recommended directory structure (which is shown in the notebook) is to create a symlink to your data
files inside the data folder. This can be done via:

ln -s /path/to/the/data/train_questions.npy data/training/
ln -s /path/to/the/data/train_image_idxs.npy data/training/
# etc

for data in npy format, or via:

ln -s /path/to/the/data/train_features.h5 data/training/
ln -s /path/to/the/data/train_questions.h5 data/training/
# likewise for validation

for data in HDF5 format.

If you prefer a different directory structure, update the data loader paths in the notebook. The
notebook will walk through training a model from this point.

Testing a Model

Note that the testing data does not provide ground truth programs, so we will need to generate
programs from the questions for testing. We do not focus on this component of the network in our
work, so we reuse the program generator from Johnson et
We have repackaged the sequence-to-sequence
model they use for this, removing unnecessary functionality and updating the code to run on PyTorch
versions later than 0.1. We provide a model checkpoint that we trained ourselves, so you don't need
to download and use their model. The test-eval notebook will walk through the
process to produce a file containing the predicted test answers.


Downloading Models

To download models, you can use the script, or download them
programmatically as we do in the visualize output and full VQA notebooks.

There are several pretrained models available. If you would like to play with a specific model from
the table of results in the paper, you certainly can. However, we only provide extracted features
for the model trained on 28x28 feature maps, so if you want to use the 14x14 feature maps you'll
need to extract those features yourself. See the getting data section for details
on that. The download options for the script are:

python utils/ -m original
python utils/ -m reg
python utils/ -m hres
python utils/ -m all

The default is hres which downloads only the models trained with higher-resolution 28x28 feature
maps and the regularization factor (see paper text for details). This results in cleaner looking
attention masks, state-of-the-art performance, and is recommended. If you want to replicate the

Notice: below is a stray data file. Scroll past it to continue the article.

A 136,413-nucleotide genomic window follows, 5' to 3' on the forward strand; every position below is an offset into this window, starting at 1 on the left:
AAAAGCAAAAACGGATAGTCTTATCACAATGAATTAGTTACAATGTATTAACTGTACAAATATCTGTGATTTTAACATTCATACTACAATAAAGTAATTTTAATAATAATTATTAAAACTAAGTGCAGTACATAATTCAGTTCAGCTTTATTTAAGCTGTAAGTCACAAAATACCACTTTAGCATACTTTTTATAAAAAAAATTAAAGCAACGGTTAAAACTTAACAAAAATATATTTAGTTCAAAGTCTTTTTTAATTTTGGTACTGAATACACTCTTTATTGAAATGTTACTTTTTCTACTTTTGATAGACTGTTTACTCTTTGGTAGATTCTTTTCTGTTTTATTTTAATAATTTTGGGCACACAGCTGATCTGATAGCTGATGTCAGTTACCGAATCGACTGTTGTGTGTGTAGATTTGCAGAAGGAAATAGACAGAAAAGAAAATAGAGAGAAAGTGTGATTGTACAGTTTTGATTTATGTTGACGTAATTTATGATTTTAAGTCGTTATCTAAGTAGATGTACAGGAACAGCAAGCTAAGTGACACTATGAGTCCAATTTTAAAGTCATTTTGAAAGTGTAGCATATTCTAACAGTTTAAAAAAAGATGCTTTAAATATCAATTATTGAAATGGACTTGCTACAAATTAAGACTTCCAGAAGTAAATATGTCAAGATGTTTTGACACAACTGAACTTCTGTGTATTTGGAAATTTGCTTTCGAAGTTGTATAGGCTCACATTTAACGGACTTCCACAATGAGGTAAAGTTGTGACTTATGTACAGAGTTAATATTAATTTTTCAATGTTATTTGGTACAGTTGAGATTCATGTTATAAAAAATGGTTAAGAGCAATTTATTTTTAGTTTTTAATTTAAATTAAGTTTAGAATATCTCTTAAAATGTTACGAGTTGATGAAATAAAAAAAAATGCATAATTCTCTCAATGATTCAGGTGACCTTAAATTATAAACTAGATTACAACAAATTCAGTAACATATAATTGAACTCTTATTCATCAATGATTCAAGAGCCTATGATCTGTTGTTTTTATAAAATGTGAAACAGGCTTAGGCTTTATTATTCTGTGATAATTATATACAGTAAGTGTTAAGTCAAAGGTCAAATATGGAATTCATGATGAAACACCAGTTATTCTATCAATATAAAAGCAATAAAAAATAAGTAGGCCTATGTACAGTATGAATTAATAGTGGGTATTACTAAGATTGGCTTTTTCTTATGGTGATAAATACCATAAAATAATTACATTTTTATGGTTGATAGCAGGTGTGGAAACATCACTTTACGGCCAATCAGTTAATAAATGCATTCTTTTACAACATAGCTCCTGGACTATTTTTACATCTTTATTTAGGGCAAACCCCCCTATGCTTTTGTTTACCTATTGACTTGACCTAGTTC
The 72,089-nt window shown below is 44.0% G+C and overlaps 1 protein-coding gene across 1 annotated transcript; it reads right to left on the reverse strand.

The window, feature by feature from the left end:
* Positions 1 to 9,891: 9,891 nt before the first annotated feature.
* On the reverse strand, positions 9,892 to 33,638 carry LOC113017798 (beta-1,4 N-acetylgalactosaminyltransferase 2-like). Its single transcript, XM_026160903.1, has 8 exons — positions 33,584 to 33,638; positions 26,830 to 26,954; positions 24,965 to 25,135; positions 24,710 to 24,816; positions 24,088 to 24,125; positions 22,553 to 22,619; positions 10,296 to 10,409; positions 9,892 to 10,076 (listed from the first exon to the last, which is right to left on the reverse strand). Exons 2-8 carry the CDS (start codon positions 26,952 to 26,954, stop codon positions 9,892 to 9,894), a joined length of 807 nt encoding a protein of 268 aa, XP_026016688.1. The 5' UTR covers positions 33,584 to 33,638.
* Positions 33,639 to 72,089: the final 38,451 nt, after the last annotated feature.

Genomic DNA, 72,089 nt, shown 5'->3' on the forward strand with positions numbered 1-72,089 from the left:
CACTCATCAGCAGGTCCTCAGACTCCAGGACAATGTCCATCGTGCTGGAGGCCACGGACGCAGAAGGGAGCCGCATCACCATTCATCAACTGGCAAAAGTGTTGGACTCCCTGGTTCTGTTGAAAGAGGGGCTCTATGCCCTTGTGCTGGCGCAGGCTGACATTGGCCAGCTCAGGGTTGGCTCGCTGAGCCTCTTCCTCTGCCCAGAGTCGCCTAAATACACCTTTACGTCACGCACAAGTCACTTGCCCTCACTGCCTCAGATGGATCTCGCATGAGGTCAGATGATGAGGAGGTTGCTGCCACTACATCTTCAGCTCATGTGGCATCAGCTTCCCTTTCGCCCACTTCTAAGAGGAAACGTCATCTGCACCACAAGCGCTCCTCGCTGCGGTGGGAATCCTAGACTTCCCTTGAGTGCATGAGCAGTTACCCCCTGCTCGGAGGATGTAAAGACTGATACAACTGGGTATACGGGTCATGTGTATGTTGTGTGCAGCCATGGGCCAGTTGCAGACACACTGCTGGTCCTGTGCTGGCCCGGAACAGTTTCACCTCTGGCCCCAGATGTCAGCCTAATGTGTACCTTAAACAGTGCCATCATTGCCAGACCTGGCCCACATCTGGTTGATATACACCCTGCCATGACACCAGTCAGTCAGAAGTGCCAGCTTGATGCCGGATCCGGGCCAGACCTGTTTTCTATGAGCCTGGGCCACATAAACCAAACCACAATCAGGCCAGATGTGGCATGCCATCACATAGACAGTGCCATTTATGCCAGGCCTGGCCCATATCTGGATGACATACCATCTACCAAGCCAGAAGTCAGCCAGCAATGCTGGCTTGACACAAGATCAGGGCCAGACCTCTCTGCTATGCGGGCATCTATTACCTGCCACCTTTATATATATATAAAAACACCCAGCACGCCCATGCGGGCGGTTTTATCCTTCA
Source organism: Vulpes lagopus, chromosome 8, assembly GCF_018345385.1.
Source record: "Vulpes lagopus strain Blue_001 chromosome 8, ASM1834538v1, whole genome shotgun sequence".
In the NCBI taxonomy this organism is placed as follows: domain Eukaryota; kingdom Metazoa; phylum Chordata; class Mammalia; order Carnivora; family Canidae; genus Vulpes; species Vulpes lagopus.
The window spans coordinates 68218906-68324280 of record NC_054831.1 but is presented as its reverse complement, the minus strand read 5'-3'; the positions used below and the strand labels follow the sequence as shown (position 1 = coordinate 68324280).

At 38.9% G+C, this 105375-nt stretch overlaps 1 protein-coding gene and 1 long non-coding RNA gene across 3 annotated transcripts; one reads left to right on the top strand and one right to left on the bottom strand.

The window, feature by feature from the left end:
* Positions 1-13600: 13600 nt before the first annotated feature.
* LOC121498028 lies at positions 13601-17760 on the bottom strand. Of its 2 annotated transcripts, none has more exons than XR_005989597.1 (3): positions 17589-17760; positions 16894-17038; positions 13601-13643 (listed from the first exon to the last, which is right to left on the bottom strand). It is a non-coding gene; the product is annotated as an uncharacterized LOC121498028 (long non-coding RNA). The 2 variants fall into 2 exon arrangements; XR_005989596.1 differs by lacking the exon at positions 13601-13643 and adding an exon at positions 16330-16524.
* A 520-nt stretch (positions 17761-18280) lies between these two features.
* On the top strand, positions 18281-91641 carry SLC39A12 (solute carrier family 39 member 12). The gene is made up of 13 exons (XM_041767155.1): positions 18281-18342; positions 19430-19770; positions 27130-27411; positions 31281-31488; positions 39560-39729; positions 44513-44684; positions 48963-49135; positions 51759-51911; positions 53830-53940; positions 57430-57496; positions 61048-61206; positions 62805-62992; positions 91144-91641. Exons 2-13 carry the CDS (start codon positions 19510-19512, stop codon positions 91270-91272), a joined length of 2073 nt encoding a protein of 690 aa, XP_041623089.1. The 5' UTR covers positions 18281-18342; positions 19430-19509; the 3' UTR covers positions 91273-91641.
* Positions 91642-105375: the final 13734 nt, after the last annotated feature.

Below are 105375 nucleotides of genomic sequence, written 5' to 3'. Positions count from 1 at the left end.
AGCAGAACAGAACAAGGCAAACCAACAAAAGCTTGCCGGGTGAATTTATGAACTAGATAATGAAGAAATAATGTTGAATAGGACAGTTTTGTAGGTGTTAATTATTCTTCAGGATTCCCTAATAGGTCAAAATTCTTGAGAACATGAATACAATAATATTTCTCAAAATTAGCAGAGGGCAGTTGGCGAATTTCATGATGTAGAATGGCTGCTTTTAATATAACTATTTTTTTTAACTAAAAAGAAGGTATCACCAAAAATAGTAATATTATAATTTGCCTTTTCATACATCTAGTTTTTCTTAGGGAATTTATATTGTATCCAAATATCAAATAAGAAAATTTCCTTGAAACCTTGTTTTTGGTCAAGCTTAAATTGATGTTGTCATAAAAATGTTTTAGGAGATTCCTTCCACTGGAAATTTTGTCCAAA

other results in the table, original will give only the models trained without regularization on
14x14 feature maps, reg will download the models trained with regularization on 14x14 feature
maps, and all will download everything.


We only recommend running the code with Python 3, having done all our development using Python
3.6. While the code may be coerced into running in Python 2, we will not support Python 2, so please do not open
issues that are related to Python 2 support.


Our development was done using PyTorch v0.1.12, v0.2.0, and v0.3.0 and has been tested with v0.4. As such, our code
should run even on PyTorch versions earlier than 0.2 without modifications. However, we do recommend running on PyTorch
0.2.0 or later. For setting up PyTorch, see the official installation instructions. The specific hash that the original model from our paper was developed from is

To use PyTorch <0.4, clone the repository and check out tags/torch0.3. For PyTorch 0.4 and above, master will run.


Our code is tested under CUDA 8 and CUDA 9 with cuDNN 5 and cuDNN 7, respectively. For setting up
CUDA, see the NVIDIA documentation. We recommend using
cuDNN, which is also available from NVIDIA.

Operating Systems

Our development was done on CentOS 6 and Ubuntu 16.04. The code has also been tested under Arch

Setting up a conda environment

If you like, you can use the environment.yml configuration to set up a development environment if
you use conda. This is the environment that Binder uses to give a live notebook for the
visualizations. To create an environment using this, run

conda env create -f environment.yml

The environment can then be activated with source activate tbd-env.